Practically all of the old millwrights and millers have passed on now, according to Lovett. “There are not very many of us that do this anymore,” he said. “There are three or four in the country that do millwright work and stone sharpening — one’s in Virginia, one’s in New York, and there’s one in California.”
With the dwindling numbers of such artisans, the Old Mill Society has begun a miller training program.
“We’re trying to instruct people who are involved with this on what we’ve learned and all the mistakes we’ve made over the years and try to help them get to the point where they can maintain the equipment themselves,” he said.
Lovett said there are actually more old mills in the United States than most people realize.
“We maintain a list of mills in all the states through the society,” he said. “I think Pennsylvania has more mills of this type than any other state — they have hundreds up there. I’d say there are probably over 150 in Georgia. And in Tennessee, we’ve got about 100, more or less, and of those, about 12 that are operable and actually can produce something. But only two of those essentially are doing much commercial business — that’s ours and the Pigeon Forge Mill.”
Lovett said just about every community had a mill back in the day “because in, say the period from 1800 through the late 1800s, you traveled pretty much by horseback or horse and wagon and really just a few miles of travel was about the best you could do in a day to get corn to a mill and back home.”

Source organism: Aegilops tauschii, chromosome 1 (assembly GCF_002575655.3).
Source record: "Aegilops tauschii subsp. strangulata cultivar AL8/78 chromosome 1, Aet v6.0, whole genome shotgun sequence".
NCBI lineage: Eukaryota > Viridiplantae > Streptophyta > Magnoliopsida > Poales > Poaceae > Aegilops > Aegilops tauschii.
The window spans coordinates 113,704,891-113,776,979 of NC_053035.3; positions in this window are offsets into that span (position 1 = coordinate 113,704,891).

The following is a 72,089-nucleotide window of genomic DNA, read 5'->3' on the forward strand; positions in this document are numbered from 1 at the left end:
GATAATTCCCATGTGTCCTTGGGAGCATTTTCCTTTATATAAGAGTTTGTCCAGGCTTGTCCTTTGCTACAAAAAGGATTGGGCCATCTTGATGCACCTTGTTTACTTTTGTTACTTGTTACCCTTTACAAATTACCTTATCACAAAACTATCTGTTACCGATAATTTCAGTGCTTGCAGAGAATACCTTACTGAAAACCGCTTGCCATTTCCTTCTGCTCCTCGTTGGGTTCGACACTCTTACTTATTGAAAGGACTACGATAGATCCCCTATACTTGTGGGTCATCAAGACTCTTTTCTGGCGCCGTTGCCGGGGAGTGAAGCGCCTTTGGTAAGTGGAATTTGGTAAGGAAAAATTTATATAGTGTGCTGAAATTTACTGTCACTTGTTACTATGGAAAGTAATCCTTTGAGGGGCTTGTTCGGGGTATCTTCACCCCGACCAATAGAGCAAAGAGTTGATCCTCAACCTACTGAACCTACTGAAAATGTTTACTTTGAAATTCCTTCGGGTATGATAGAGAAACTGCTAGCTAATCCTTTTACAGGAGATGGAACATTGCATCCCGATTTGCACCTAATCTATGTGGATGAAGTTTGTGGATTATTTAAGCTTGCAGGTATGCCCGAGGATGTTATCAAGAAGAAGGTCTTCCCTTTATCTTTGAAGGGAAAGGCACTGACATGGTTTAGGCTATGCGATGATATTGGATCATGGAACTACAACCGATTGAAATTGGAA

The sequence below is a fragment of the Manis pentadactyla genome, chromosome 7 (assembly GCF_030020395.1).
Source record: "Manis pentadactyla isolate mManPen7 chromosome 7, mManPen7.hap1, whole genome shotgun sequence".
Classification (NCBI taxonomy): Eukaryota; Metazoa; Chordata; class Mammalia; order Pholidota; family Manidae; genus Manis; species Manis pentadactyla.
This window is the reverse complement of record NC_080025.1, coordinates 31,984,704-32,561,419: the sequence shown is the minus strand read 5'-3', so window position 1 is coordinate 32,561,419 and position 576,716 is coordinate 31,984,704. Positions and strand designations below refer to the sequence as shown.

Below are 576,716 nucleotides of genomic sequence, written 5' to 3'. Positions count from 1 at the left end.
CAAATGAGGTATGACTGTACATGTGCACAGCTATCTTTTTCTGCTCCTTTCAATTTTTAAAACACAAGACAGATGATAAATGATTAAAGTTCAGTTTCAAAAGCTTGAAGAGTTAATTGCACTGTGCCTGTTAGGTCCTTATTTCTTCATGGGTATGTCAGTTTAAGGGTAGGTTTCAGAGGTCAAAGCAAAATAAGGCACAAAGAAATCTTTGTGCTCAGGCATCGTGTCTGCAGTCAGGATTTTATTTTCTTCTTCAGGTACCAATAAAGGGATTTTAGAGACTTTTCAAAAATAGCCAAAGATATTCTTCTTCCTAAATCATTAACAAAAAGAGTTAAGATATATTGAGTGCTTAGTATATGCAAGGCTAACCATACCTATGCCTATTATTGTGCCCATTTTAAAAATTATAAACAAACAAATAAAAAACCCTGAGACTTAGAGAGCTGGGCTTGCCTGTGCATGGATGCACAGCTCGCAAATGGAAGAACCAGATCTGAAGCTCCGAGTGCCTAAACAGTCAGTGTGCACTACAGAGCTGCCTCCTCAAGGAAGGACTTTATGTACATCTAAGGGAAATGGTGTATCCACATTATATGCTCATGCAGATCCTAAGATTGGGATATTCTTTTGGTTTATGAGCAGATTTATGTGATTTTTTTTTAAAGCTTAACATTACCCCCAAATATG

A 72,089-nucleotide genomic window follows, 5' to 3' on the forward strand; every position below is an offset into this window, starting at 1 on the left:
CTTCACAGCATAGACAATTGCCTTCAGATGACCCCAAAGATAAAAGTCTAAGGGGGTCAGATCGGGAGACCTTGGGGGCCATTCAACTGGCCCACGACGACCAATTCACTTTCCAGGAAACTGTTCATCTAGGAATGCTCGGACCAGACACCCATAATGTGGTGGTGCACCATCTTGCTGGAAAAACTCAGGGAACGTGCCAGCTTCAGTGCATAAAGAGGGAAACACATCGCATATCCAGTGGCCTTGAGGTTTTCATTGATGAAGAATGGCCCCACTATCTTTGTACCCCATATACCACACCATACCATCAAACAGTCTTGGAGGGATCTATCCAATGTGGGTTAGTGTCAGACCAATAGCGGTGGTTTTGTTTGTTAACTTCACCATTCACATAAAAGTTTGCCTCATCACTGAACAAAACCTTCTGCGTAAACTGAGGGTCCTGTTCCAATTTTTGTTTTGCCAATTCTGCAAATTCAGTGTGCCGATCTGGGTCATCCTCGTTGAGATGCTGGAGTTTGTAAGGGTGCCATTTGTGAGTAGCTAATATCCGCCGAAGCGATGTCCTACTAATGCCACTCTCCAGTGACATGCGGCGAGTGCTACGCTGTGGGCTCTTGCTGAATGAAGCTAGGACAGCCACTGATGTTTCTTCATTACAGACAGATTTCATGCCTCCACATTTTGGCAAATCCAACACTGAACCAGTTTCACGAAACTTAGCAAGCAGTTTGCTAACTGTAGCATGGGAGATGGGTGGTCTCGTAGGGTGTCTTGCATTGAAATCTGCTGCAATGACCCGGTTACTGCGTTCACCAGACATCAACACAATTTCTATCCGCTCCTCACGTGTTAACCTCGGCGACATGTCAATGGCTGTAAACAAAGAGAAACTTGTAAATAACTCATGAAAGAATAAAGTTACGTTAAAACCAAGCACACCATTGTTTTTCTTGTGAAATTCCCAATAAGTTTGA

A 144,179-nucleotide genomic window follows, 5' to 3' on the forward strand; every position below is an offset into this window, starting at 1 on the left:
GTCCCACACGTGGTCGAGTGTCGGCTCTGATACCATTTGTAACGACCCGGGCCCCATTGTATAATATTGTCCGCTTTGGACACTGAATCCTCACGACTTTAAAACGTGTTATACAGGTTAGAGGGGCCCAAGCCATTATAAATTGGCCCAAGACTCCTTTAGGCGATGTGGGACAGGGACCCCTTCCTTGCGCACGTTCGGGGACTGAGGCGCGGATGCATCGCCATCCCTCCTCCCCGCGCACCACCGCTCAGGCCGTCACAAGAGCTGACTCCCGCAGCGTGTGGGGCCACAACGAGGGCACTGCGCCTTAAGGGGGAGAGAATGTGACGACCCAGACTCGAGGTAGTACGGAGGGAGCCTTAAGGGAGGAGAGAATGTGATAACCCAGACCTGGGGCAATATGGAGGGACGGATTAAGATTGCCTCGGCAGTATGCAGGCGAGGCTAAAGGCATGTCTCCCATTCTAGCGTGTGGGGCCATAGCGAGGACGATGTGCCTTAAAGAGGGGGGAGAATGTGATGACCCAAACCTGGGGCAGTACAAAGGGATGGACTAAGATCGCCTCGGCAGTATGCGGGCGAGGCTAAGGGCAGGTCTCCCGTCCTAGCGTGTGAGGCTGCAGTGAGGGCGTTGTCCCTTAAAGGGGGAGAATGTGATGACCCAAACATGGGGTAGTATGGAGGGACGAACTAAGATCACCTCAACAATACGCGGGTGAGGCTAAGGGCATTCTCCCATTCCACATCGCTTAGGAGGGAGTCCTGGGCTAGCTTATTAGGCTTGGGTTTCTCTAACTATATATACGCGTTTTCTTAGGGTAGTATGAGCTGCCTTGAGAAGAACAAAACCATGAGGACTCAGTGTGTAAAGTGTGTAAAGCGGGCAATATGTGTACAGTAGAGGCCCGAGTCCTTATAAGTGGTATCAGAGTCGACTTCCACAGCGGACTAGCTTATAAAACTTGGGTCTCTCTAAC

That demand led to mills in areas where water was plentiful and could be used to operate the milling equipment.
“Sometimes you’d have a mill as much as every three to four miles on a creek,” Lovett said. “You know, you’d have another mill just downstream enough to where the water from that dam wouldn’t back up and interfere with the water from the one up creek from it.”
In his county alone, “at one time there were about 30 mills,” he said. “That was pretty much what you found in the regions where you had enough water power.”
Lovett said water-powered mills began to decline in the late 19th century.
“By that time, a lot of mills were converting to electric power or big gasoline engines like the old gins had,” he said. “By about 1900, there were not relatively speaking a whole lot of water-powered mills left compared to mills operated by other means.”
The theme of the Lovetts’ museum has changed through the years.
“After we became involved with SPOOM,” he said, “we were seeing the loss of so many of these mills across the country due to neglect, fire, floods, vandalism, and so on that we really became more interested in trying to preserve what we had left and interpret that and try to save it so that the future generations had some inkling of what their forebearers had to go through to produce a basic food product and survive!”
While Lovett was interested mainly in how the machinery operated and how to maintain it, his wife’s background, on the other hand, is in sociology and anthropology so she was more interested in how technology affected people’s lives.
Ironically, with all the current interest in natural and organic foods, some of the big commercial mills are converting back from steel roller mills to stone buhr milling.
“The nutritionists claim that stone ground products have more nutritional value than roller mill products,” Lovett said, “because stone grinding is a slicing process whereas the roller grinding is a crushing process. From what I understanding, stone grinding runs slower, generates less heat, destroys less of the nutrient value during the actual grinding process. So people are latching onto that again.”